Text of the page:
Death and taxes in particular estate taxes present a unique problem when purchasing property in the Philippines, but one which fortunately has solutions.
Like the majority of countries, the Philippines imposes estate taxes on the properties of both locals and foreigners which are situated in the Philippines upon their deaths. However, most investors who buy through the usual channel from the large developers are not aware of this.
The Philippine property market is still very underdeveloped when it comes to the ability of the sales people working for big developers. Generally, they are very focused on making the sale and hence omit to inform the buyers on the many different modes of purchase and their respective ramifications.
On a more favourable note, the estate taxes on death are not that high compared with other countries. The Philippines operates a tiered system where the higher the value of your estate/ property, the more estate tax is levied. There is also a limited time to pay the estate taxes and if the taxes are not paid on time, then there are heavy penalties incurred which will quickly reduce the value of even the largest estates.
Like with most things in life, careful planning can help you understand the implications of these ‘estate taxes’ and thereby have your estate passed on to your beneficiaries in an orderly and cost-effective manner.
Avoiding ‘estate taxes’
The usual way to buy is as an individual or jointly as a couple and this applies to the majority of people including both foreigners and locals. In the unfortunate event the owner of the property dies, ‘estate taxes’ become due and payable. Failure to pay the taxes will result in the property being unable to be sold or the title transferred.
Penalties for failure to pay estate taxes are very high and are in the region of 20% per annum which means within a few years, the taxes could be higher than the actual value of the asset!
A simple and reasonably cost effective way to prepare for this expense for both foreigners and locals is to set up a life insurance policy in trust to cover the estate taxes, which you will need to work out in advance. The policy would need to be reviewed over the years to take into account the capital appreciation of the property and therefore higher ‘estate taxes’ due.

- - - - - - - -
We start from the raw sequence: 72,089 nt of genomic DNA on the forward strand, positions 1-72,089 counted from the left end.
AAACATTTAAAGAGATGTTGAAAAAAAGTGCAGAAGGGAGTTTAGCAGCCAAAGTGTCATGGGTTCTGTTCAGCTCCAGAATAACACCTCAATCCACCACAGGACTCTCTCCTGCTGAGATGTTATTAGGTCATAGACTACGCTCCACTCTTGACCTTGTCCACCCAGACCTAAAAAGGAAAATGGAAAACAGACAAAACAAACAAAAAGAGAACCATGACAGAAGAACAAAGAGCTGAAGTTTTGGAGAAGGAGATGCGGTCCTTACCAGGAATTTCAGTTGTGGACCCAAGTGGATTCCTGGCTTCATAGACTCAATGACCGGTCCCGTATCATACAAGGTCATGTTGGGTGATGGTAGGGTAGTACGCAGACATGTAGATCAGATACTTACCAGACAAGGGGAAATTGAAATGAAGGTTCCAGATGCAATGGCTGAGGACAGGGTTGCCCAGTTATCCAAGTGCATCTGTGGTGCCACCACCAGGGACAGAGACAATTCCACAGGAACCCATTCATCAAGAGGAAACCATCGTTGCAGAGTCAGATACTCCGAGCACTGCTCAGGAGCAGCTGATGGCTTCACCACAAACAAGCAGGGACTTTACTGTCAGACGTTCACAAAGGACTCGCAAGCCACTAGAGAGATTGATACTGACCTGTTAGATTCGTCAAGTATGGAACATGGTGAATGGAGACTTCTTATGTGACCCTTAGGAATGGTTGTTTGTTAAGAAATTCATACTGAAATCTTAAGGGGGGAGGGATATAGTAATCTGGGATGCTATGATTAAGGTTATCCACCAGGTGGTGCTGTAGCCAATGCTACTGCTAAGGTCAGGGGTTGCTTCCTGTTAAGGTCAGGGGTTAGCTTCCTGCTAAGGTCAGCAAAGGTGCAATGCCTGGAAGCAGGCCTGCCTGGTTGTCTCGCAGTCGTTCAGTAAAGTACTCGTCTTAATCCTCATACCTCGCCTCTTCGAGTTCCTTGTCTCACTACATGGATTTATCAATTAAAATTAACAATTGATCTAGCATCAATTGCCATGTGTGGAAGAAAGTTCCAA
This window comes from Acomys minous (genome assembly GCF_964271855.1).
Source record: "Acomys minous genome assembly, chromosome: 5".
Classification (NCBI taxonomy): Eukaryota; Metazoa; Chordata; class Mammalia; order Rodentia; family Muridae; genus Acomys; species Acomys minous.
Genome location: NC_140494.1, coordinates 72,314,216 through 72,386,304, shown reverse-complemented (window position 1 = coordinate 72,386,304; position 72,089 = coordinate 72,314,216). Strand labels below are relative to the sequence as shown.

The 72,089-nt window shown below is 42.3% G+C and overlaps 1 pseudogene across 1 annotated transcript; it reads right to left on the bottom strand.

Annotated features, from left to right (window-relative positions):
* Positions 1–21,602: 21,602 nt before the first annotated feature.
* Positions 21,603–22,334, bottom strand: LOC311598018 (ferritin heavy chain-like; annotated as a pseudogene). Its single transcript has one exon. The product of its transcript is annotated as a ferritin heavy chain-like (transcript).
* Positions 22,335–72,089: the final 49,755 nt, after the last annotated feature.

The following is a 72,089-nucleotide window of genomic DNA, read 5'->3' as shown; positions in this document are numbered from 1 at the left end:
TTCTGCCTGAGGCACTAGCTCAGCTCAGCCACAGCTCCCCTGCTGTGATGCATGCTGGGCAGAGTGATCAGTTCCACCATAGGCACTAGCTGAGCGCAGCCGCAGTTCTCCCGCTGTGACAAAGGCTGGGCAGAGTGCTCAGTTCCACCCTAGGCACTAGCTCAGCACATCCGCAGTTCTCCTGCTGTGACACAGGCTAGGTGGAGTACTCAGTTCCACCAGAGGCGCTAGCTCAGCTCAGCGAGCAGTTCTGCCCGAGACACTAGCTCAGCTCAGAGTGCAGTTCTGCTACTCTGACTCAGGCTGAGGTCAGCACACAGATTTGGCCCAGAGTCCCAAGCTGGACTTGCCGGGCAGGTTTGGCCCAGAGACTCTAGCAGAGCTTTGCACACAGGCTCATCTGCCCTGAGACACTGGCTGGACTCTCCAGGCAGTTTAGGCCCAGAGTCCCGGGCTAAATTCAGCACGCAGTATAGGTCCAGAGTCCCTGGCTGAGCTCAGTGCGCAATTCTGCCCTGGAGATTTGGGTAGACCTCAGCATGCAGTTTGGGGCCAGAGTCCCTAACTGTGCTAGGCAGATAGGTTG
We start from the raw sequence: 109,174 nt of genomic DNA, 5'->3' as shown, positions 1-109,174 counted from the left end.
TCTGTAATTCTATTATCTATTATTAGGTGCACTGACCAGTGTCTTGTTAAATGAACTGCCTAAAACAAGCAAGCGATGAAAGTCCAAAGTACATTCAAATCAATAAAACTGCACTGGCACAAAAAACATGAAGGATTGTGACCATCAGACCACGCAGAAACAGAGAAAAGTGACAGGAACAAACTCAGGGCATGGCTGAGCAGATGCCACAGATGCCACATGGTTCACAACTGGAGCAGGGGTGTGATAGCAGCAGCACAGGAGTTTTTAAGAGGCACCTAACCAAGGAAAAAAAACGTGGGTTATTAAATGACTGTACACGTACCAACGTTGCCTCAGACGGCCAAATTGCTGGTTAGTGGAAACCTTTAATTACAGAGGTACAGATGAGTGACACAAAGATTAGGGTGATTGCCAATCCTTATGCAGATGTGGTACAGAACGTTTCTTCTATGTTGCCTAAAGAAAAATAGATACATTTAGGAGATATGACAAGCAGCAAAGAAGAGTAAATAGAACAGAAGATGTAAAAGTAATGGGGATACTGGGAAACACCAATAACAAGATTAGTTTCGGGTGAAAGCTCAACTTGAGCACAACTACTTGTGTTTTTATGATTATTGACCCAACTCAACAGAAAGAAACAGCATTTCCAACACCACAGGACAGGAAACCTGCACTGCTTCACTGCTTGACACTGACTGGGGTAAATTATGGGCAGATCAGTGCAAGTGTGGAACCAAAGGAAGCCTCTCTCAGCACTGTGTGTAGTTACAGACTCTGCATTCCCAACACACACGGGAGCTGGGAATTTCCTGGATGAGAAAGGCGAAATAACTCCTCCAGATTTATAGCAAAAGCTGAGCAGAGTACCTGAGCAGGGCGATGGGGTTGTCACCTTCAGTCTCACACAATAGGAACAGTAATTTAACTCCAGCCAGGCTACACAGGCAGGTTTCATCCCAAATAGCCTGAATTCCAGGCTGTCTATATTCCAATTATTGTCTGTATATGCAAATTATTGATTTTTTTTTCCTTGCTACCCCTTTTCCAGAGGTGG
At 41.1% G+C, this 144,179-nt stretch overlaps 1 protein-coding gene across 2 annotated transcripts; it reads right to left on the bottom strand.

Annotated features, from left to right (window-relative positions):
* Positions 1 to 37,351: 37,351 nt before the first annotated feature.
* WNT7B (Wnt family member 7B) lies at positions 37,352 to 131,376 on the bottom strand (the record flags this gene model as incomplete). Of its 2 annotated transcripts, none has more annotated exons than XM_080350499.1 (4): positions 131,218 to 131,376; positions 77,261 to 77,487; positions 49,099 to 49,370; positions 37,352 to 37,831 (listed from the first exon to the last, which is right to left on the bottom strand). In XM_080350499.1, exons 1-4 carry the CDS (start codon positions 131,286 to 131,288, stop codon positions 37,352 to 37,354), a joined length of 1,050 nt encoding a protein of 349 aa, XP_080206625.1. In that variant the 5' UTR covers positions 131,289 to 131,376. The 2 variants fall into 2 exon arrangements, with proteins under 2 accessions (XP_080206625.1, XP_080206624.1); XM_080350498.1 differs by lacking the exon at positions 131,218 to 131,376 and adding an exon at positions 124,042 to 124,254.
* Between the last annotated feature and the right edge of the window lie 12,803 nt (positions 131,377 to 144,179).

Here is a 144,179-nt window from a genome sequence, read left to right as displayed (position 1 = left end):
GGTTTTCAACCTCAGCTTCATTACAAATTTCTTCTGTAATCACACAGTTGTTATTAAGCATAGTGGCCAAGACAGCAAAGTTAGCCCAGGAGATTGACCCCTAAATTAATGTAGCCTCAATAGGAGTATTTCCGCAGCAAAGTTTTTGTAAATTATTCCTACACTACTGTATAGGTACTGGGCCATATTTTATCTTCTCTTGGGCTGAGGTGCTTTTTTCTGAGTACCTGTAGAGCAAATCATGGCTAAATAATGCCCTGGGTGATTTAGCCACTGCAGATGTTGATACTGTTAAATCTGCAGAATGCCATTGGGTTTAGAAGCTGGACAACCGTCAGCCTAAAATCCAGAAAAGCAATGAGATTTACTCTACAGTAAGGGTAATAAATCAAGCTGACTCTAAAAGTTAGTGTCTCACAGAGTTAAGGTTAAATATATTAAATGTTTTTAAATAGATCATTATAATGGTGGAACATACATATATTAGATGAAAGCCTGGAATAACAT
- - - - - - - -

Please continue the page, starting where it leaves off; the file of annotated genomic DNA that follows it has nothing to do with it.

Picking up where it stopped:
It is also possible to purchase property through a Filipino company and many investors who buy multiple units are likely to use this route. The advantage of purchasing property through a company is that it avoids ‘estate taxes’. This is because a company does not technically ‘die’. This enables property and other assets in the company’s name to be passed free of estate taxes to various beneficiaries.
On the flipside, the purchase of property through a company will be more complex and expensive and will likely make it harder to get mortgage financing. For many clients though who are not borrowing and who are keen to pass on their property to their beneficiaries without having to pay high ‘estate taxes’, this will prove an attractive option.
Clearly, the issue of ‘estate taxes’ is often not considered when buying property, which is a mistake for many buyers in the Philippines as the beneficiaries could be left with unexpected hefty taxes to pay. For unwary foreign investors, this is particularly true.
On a related note, it is essential that foreign purchasers consider whether they have a Will in the Philippines or their country of birth. This is because Philippines law provides for certain so-called ‘compulsory heirs’. This may mean that your estate could be passed on to people whom you may not have wanted to inherit your inheritance. The solution is to have a Will made in your home country, which will be accepted by the Philippine courts and which takes precedence over the ‘compulsory heirs’ law.
James Hartland has been involved in property investment in the UK, Europe, Middle East and the Philippines. He can be contacted at email@example.com www.astraasia.net